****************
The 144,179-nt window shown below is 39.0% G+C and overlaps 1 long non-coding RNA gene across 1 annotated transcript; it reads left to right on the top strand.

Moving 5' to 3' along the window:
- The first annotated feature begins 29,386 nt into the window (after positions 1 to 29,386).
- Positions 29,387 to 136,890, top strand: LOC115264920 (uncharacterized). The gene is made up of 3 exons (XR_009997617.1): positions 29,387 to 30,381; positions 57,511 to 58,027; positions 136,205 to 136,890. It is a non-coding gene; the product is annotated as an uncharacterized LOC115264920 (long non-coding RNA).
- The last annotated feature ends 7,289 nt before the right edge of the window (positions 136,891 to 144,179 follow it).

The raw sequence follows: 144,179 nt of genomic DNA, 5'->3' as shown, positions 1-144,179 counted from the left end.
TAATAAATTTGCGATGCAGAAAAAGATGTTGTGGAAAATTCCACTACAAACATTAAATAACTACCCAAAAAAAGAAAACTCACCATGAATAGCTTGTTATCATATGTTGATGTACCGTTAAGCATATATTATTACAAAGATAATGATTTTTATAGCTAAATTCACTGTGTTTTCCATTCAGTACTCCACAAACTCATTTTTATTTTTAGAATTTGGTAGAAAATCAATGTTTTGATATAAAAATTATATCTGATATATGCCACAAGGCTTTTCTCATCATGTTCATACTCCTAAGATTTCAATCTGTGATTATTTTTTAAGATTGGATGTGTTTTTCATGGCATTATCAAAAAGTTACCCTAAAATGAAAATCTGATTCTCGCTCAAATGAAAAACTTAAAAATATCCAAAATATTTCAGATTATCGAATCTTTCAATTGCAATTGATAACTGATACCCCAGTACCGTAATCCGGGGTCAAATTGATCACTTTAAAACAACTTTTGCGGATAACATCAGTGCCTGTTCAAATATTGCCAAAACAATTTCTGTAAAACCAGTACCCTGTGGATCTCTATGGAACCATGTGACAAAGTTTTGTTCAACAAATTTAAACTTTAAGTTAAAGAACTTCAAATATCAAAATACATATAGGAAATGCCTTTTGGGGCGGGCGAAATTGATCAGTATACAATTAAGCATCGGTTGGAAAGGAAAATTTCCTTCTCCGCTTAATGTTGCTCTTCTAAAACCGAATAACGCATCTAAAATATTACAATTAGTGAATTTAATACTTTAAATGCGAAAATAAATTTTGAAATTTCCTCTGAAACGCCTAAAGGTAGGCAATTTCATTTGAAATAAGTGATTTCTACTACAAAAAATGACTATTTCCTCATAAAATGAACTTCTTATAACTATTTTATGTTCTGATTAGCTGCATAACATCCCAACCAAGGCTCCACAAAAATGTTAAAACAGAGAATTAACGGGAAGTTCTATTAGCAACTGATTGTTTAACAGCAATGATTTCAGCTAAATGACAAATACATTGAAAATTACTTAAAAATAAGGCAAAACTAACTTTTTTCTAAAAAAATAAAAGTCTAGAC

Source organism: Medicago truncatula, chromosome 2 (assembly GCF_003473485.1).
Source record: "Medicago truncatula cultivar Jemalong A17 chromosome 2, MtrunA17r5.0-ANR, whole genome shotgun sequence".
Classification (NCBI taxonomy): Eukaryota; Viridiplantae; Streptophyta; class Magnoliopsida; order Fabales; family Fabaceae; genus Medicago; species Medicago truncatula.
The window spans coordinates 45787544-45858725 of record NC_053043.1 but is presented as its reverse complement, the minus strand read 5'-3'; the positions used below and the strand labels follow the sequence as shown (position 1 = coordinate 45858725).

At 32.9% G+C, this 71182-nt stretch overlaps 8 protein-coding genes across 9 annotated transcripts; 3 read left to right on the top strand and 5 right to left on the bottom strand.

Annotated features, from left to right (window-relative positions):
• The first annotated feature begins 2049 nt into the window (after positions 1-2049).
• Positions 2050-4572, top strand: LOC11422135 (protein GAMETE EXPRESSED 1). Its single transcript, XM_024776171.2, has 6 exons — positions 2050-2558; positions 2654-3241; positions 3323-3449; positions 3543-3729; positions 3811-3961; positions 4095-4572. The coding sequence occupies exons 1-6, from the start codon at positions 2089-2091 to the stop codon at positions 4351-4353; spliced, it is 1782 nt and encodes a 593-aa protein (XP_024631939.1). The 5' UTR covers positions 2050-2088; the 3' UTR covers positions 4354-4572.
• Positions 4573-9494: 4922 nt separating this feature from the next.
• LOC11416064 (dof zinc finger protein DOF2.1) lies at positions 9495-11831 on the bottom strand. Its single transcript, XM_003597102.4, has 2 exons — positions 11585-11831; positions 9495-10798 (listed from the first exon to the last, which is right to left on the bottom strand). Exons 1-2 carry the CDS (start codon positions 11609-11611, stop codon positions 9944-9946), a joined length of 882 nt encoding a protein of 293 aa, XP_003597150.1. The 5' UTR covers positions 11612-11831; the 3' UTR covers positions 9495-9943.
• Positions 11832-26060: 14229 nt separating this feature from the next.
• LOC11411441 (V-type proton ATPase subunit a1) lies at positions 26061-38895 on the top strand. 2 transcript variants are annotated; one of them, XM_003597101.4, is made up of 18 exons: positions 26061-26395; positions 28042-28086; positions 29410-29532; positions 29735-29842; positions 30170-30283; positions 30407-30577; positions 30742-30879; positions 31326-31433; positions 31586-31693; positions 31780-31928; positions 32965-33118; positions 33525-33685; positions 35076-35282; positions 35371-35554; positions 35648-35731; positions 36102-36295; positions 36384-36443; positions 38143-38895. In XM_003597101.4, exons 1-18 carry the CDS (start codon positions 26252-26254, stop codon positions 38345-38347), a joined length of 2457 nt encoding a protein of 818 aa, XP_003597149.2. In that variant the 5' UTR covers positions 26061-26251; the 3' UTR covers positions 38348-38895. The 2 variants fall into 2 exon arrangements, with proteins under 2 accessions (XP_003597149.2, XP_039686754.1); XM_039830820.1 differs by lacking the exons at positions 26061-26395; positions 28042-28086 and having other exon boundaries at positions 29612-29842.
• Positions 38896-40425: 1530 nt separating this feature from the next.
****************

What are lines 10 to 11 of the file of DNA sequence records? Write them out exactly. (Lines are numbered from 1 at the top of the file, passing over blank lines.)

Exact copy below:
Classification (NCBI taxonomy): Eukaryota; Viridiplantae; Streptophyta; class Magnoliopsida; order Fabales; family Fabaceae; genus Medicago; species Medicago truncatula.
The window spans coordinates 45787544-45858725 of record NC_053043.1 but is presented as its reverse complement, the minus strand read 5'-3'; the positions used below and the strand labels follow the sequence as shown (position 1 = coordinate 45858725).